The subtext of my experience photographing the Ojai Art Center production of Cabaret: However smart your camera may be, there are times when you have to outsmart it. Usually by dumbing it down.
In the photo below, we see three people caught in the act of singing and dancing. They wear black and red clothes. Some of the background is black and red. Much of the background reflects bright, gelled lights. I mention all this because the amount of detail in this scene narrows my choice of useful focusing modes on the Nikon D300.
The D300 features fifty-one focus sensors and several choices of focus sensor arrays. For a moving subject on a simple background, one might choose all fifty-one sensors, but for multiple moving subjects and a very busy background, one wants fewer sensors, to prevent surrounding areas of similarly colored, high contrast subjects from confusing and distracting the autofocus brain.
For Cabaret, I set the camera for a nine-sensor pattern to keep the active sensors near the subject of MY choice. (I’m not explaining this well, but you really need to spend time with your camera manual or one of Thom Hogan’s books to learn how this works on YOUR camera).
It took me a long time to figure out why my dance images often seemed to be focused on the wrong dancer. I was using all of my sensors, and when another dancer was lit more brightly than then the one on whom I focused, the camera’s computer shifted focus to the brighter, similar looking subject. Choosing fewer sensors decreases the camera’s opportunities to outwit me.
I tried three different lenses during the course of two rehearsals, and each performed admirably. I started with the 17-55 f2.8, mostly from the front row. Then, I spent the second half of that rehearsal in the middle of the theater, shooting with the 70-200 f2.8. Naturally, anyone on the Internet can give you a dozen reasons why these lenses are imperfect, and therefore, in the Bizzaro World of Internet forums, total crap. In fact they are great lenses. But I came to the second rehearsal armed with one lens only: my ancient 85mm f1.8. There was an audience for this rehearsal, so I wanted a compact kit I could use discreetly from the third row.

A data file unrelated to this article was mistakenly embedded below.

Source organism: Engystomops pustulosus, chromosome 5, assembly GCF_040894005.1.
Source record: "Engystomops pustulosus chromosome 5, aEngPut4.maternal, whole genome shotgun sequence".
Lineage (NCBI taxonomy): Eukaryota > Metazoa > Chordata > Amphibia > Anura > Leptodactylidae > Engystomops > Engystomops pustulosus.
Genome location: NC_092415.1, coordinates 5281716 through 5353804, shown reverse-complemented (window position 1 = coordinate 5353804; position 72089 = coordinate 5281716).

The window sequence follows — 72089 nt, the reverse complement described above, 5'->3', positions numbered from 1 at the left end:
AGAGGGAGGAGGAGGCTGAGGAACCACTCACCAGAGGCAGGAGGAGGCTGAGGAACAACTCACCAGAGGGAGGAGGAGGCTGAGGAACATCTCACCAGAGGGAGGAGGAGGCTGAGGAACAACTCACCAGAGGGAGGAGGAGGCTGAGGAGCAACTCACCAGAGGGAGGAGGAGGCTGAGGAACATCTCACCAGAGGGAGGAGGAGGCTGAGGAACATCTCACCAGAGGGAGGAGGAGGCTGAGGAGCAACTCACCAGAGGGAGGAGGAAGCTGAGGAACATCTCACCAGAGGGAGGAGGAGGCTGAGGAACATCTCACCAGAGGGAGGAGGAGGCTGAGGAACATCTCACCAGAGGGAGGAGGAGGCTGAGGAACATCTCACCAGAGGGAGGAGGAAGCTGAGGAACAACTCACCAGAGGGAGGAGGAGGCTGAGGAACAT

What a joy it was to work with a prime lens! Instead of driving myself crazy and missing the moment while zooming in and out, I just aimed and shot. I said in the last post that I got my best shots with the prime, but upon further review, that’s not quite true. The images are as good or better than any I got with the zooms and it was much easier to use. I also believe it produced superior color and contrast, but I haven’t done any scientific review of the raw images (and never will – I’m done with this event and moving on to the next one!).
Forgive me for patting myself on the back, but the reason I chose to blog about this as “The Toughest Theater Shoot Yet” is because it was difficult, but I figured it out on the fly, and I’m very proud of that. By the end of the experience I was shooting in manual exposure mode, with a single focal length lens, making my own decisions, just as when I started in photography. The time I devote to practice and study equipped me to recognize and overcome obstacles. That said, I hope I never see those reflective panels on a stage again.